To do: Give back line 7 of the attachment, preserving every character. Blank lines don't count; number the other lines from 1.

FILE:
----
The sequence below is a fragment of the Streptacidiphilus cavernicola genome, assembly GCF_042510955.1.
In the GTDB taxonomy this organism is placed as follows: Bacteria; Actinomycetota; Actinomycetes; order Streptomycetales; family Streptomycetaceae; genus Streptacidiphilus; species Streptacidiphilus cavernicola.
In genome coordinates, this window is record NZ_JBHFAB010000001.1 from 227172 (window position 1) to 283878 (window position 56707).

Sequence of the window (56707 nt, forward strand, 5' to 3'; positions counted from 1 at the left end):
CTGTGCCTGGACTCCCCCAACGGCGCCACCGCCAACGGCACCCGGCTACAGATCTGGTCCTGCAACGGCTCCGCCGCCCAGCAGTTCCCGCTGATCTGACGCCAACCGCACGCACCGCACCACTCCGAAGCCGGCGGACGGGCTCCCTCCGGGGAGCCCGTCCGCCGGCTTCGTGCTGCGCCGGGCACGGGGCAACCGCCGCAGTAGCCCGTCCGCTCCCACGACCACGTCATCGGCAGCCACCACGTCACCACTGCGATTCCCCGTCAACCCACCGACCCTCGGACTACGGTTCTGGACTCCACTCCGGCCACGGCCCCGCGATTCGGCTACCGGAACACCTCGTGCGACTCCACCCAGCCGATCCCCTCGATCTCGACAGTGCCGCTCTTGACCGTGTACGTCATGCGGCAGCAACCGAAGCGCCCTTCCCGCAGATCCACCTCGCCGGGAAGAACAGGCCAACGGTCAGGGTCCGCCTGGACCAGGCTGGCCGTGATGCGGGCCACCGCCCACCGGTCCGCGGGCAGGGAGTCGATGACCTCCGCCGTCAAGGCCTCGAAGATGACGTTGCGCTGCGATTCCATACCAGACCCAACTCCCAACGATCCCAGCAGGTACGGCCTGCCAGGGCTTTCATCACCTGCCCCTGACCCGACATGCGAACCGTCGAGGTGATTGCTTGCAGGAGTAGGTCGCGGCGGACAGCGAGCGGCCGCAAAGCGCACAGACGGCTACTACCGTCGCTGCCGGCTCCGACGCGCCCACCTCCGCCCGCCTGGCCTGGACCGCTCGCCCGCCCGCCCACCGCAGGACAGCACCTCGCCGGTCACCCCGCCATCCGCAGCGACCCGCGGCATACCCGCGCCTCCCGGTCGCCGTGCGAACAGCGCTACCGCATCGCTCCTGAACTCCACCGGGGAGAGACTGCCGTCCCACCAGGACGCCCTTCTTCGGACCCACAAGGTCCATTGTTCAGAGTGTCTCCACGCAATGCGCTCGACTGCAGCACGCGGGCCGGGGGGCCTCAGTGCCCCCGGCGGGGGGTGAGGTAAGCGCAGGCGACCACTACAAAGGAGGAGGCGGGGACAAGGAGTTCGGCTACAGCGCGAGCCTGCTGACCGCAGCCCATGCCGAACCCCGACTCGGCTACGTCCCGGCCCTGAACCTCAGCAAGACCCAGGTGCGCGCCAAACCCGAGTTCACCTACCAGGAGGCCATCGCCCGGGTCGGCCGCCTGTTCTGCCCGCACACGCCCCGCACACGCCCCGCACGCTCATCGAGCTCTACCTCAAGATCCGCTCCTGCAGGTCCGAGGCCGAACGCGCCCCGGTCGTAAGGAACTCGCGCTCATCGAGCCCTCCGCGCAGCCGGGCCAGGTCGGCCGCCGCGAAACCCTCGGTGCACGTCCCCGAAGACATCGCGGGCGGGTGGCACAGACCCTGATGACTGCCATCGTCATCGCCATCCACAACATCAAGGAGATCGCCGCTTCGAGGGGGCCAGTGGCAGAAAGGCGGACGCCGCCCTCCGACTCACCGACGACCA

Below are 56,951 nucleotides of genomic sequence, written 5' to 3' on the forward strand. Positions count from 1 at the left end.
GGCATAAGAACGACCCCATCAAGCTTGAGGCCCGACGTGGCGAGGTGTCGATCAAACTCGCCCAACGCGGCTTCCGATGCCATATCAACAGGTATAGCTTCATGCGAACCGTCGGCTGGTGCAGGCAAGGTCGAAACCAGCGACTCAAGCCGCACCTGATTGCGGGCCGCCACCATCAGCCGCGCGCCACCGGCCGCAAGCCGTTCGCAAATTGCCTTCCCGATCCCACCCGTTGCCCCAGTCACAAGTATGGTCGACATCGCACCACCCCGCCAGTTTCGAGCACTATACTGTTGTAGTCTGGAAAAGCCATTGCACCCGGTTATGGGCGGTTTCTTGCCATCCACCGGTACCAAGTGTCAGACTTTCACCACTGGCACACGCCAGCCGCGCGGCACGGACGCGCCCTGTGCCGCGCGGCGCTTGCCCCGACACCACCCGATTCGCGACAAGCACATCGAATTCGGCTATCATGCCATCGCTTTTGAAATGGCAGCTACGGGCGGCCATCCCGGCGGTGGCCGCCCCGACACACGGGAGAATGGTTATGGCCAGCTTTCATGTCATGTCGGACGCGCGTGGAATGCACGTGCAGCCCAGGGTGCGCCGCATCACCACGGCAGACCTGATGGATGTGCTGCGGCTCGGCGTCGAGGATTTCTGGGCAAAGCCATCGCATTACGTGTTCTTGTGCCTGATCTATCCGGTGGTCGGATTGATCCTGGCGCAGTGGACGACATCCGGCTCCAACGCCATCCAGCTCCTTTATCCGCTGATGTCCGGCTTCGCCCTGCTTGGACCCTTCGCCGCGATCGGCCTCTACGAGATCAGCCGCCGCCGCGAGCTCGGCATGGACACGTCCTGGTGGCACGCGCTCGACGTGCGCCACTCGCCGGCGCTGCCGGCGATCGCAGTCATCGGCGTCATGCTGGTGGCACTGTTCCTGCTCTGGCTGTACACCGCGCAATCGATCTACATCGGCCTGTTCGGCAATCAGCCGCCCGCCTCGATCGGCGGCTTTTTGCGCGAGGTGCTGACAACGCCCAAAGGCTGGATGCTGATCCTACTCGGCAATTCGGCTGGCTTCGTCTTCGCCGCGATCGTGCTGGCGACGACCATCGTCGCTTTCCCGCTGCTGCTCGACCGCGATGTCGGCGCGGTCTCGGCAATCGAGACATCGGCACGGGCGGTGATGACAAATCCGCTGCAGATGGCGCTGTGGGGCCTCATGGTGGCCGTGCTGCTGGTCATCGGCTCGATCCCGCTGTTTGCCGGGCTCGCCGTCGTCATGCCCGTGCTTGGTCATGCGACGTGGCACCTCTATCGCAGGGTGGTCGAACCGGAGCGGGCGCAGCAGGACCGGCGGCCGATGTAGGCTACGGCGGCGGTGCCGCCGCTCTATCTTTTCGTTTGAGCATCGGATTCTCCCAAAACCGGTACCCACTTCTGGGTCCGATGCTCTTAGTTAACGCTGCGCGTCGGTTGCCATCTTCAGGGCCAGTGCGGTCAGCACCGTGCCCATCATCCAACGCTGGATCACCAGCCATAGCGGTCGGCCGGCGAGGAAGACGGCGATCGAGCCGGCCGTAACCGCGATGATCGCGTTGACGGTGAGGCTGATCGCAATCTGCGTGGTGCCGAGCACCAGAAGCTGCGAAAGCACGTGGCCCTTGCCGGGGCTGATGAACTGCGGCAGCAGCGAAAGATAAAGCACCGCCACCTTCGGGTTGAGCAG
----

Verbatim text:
GGCATAAGAACGACCCCATCAAGCTTGAGGCCCGACGTGGCGAGGTGTCGATCAAACTCGCCCAACGCGGCTTCCGATGCCATATCAACAGGTATAGCTTCATGCGAACCGTCGGCTGGTGCAGGCAAGGTCGAAACCAGCGACTCAAGCCGCACCTGATTGCGGGCCGCCACCATCAGCCGCGCGCCACCGGCCGCAAGCCGTTCGCAAATTGCCTTCCCGATCCCACCCGTTGCCCCAGTCACAAGTATGGTCGACATCGCACCACCCCGCCAGTTTCGAGCACTATACTGTTGTAGTCTGGAAAAGCCATTGCACCCGGTTATGGGCGGTTTCTTGCCATCCACCGGTACCAAGTGTCAGACTTTCACCACTGGCACACGCCAGCCGCGCGGCACGGACGCGCCCTGTGCCGCGCGGCGCTTGCCCCGACACCACCCGATTCGCGACAAGCACATCGAATTCGGCTATCATGCCATCGCTTTTGAAATGGCAGCTACGGGCGGCCATCCCGGCGGTGGCCGCCCCGACACACGGGAGAATGGTTATGGCCAGCTTTCATGTCATGTCGGACGCGCGTGGAATGCACGTGCAGCCCAGGGTGCGCCGCATCACCACGGCAGACCTGATGGATGTGCTGCGGCTCGGCGTCGAGGATTTCTGGGCAAAGCCATCGCATTACGTGTTCTTGTGCCTGATCTATCCGGTGGTCGGATTGATCCTGGCGCAGTGGACGACATCCGGCTCCAACGCCATCCAGCTCCTTTATCCGCTGATGTCCGGCTTCGCCCTGCTTGGACCCTTCGCCGCGATCGGCCTCTACGAGATCAGCCGCCGCCGCGAGCTCGGCATGGACACGTCCTGGTGGCACGCGCTCGACGTGCGCCACTCGCCGGCGCTGCCGGCGATCGCAGTCATCGGCGTCATGCTGGTGGCACTGTTCCTGCTCTGGCTGTACACCGCGCAATCGATCTACATCGGCCTGTTCGGCAATCAGCCGCCCGCCTCGATCGGCGGCTTTTTGCGCGAGGTGCTGACAACGCCCAAAGGCTGGATGCTGATCCTACTCGGCAATTCGGCTGGCTTCGTCTTCGCCGCGATCGTGCTGGCGACGACCATCGTCGCTTTCCCGCTGCTGCTCGACCGCGATGTCGGCGCGGTCTCGGCAATCGAGACATCGGCACGGGCGGTGATGACAAATCCGCTGCAGATGGCGCTGTGGGGCCTCATGGTGGCCGTGCTGCTGGTCATCGGCTCGATCCCGCTGTTTGCCGGGCTCGCCGTCGTCATGCCCGTGCTTGGTCATGCGACGTGGCACCTCTATCGCAGGGTGGTCGAACCGGAGCGGGCGCAGCAGGACCGGCGGCCGATGTAGGCTACGGCGGCGGTGCCGCCGCTCTATCTTTTCGTTTGAGCATCGGATTCTCCCAAAACCGGTACCCACTTCTGGGTCCGATGCTCTTAGTTAACGCTGCGCGTCGGTTGCCATCTTCAGGGCCAGTGCGGTCAGCACCGTGCCCATCATCCAACGCTGGATCACCAGCCATAGCGGTCGGCCGGCGAGGAAGACGGCGATCGAGCCGGCCGTAACCGCGATGATCGCGTTGACGGTGAGGCTGATCGCAATCTGCGTGGTGCCGAGCACCAGAAGCTGCGAAAGCACGTGGCCCTTGCCGGGGCTGATGAACTGCGGCAGCAGCGAAAGATAAAGCACCGCCACCTTCGGGTTGAGCAG